Artist and ceramicist Halima Cassell was having problems with her tech when we connected. She’s not a fan of screens. She just wants to create. And hurrah for humankind that she does because her output is absolutely stunning.
Halima, 45, pushes clay to its limits – sculpting rather than throwing it into dynamic, three-dimensional creations with strong geometric elements and recurring patterns influenced by Islamic art and North African surface design. She describes her art as ‘sculptural ceramics’ and says it can work equally in wood, bronze, marble, and even glass, transforming it into beautiful, flowing shapes with repeating patterns. She’s never made the same design twice.
She was inspired by graphic artist and master of illusion M.C. Escher and English op-art painter Bridget Riley to use mathematics in her art to create a sense of movement.
“I am quite heavily dyslexic and was never very academic, but Maths and Art were the things I was good at,” Halima says.
Her pieces arouse an irresistible impulse to physically trace the lines. The attraction might be explained by a mirroring of nature’s mesmerising motifs – snowflakes, waves, webs and roots. It’s a kind of ordered chaos that we are powerless to resist.
Halima translates these potent patterns into pleasing 3D structures. Don’t be fooled by her artlessness and soft Lancastrian accent; she’s a mathematical genius, manipulating our physiological responses with her devilishly arousing fractal geometries. Each piece represents hundreds of hours of work – upwards of 280 for the largest (Halima has learned to carve with both hands).
The kiln can destroy a piece in a nanosecond, and Halima has had some spectacular breakages. She believes our missteps are every bit as important as our achievements.
Some of her disasters might have derailed a less resilient soul, but Halima chooses to see mistakes as opportunities. Inspired by the Japanese art form kintsugi, when her pieces split in the kiln, she will fill the cracks with 24-carat gold or make something even more remarkable out of the fragments.
“I don’t get too upset about it,” she says. “I always think there’s a reason. Something will come out of it. People responded really well to it, comparing the cracks to stretch marks.”
In 2008, she was preparing for an exhibition at the Hepworth Gallery in Wakefield, readying a commission meant to represent the old and new buildings at the gallery, when disaster struck: “I’d spent three months working on them, but both of them blew up in the kiln the day before the exhibition was due to open. The friend who was will me wanted to cry. I thought I’d take all the fragments and put them on the plinth. The reaction to the fragments was really wonderful. People saw them as quite beautiful objects in their own right.”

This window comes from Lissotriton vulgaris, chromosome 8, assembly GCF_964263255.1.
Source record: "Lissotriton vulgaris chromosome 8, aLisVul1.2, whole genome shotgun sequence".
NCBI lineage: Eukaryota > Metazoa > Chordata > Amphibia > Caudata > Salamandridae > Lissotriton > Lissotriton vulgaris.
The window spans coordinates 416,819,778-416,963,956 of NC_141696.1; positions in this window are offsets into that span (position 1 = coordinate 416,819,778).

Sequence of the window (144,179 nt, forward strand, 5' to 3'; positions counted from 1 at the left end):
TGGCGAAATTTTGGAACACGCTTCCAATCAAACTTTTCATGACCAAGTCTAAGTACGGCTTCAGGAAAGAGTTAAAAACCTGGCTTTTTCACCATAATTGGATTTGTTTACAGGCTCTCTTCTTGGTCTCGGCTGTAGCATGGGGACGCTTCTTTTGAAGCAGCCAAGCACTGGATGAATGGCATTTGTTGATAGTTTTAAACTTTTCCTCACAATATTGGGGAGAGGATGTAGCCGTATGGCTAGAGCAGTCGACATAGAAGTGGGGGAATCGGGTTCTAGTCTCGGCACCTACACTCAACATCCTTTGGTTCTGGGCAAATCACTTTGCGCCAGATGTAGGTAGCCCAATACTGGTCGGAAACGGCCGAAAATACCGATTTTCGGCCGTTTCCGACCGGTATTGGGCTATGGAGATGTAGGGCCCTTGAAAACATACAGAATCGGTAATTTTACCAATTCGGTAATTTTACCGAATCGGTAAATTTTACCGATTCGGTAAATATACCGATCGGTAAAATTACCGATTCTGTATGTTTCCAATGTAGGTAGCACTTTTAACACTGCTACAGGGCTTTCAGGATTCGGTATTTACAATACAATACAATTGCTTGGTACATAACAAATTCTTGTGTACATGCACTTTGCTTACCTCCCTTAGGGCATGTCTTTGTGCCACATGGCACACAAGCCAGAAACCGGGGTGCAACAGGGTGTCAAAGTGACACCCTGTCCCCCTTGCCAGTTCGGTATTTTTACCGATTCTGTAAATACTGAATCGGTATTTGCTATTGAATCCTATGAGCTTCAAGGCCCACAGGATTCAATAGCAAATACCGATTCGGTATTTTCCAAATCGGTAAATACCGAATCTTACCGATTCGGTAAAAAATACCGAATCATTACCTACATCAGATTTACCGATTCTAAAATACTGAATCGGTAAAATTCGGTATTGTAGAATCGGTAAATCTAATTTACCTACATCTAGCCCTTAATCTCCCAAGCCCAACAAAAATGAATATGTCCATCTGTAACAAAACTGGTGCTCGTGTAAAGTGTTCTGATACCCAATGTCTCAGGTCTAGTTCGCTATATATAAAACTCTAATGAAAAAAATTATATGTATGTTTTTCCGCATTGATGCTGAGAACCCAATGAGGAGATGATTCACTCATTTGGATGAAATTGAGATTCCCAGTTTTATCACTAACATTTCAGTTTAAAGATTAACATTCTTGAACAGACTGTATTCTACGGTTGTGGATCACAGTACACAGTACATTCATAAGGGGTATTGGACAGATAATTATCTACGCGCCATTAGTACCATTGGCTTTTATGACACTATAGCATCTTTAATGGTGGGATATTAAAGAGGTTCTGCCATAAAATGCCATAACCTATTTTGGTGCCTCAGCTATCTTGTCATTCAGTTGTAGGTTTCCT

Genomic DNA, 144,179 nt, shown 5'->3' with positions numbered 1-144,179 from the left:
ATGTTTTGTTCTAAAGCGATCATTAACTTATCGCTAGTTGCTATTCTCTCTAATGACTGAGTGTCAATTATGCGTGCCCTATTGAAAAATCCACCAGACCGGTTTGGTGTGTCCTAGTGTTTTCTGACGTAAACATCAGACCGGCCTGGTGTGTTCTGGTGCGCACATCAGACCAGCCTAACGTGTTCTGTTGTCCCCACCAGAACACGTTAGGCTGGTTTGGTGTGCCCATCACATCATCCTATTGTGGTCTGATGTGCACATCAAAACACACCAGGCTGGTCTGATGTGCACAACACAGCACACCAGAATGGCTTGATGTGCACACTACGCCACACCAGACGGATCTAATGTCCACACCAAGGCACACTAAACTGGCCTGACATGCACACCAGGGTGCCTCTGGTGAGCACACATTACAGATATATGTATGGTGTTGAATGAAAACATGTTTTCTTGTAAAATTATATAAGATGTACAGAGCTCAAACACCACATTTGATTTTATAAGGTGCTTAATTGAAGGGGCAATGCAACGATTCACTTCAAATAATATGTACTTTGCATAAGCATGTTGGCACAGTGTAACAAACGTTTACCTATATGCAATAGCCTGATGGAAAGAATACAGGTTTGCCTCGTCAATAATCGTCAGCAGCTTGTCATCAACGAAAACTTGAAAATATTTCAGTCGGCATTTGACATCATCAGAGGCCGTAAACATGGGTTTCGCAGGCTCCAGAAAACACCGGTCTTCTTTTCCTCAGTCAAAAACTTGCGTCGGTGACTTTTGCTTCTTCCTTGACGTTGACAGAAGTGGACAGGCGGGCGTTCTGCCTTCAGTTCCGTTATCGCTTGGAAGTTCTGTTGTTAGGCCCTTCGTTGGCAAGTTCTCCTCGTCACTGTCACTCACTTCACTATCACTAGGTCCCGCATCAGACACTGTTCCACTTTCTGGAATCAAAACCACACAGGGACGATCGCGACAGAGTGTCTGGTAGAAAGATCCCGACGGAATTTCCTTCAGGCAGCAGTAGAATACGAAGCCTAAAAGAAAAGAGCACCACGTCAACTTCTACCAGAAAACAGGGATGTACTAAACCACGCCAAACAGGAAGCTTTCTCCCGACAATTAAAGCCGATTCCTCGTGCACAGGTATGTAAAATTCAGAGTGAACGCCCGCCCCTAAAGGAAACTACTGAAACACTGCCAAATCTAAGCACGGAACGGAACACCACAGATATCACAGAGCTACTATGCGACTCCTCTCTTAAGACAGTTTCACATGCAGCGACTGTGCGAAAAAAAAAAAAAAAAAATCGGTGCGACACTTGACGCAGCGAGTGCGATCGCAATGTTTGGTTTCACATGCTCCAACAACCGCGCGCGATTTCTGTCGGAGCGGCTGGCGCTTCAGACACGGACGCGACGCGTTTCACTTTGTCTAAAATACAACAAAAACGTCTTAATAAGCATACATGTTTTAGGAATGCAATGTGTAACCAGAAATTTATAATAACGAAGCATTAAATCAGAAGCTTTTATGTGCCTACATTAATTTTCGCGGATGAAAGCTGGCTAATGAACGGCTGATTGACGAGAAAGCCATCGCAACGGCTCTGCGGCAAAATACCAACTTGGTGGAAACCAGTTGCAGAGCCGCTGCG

Halima used the fragments as a maquette for a 6ft cast bronze: “The Royal Society of Sculptors asked me to become a member because of that fragment,” she said. “Every cloud has a silver lining.”
The porcelain clay of Japonica (2018) cracked in Cassell’s studio as temperatures fractured. Halima repaired this using kintsugi filling the cracks with gold.
Light Strings Through Zenith and Nadir – pieces commissioned for the Hepworth Wakefield Gallery in 2007, which blew up in the kiln the day before the exhibition was due to open. Halima displayed the pieces on the plinth instead!
Softly spoken, Halima moved to the UK from Kashmir aged one in 1976 and has built her career from the ground up (quite apt for a ceramicist). There was no gilded route to success. Her parents died unexpectedly when she was very young, and from the age of 12, she was brought up in care: “I was never truly alone – I always had my art,” she says. “Doing art has always lifted me. I always believe creativity is better than taking medication.”
Her ‘inspirational’ secondary school art teacher helped her get onto a BTEC in Art and Design at Blackburn College in 1994 – and gave Halima her first commission!
“One of the biggest things for me has been having people believe in what I do,” she says. “That meant a lot, having that kind of emotional support.”
She went on to study for a Masters in Design at the University of Central Lancashire, where she first began to carve into clay, developing her distinctive, geometric style. She almost followed a career in mental health but resisted the urge to swap her art for a steady salary and settled instead for a one-bedroom flat in Blackburn.
It was in that tiny space that Halima made some of the most significant early pieces of her career – including one for the V&A museum and a commission for the Hepworth Wakefield.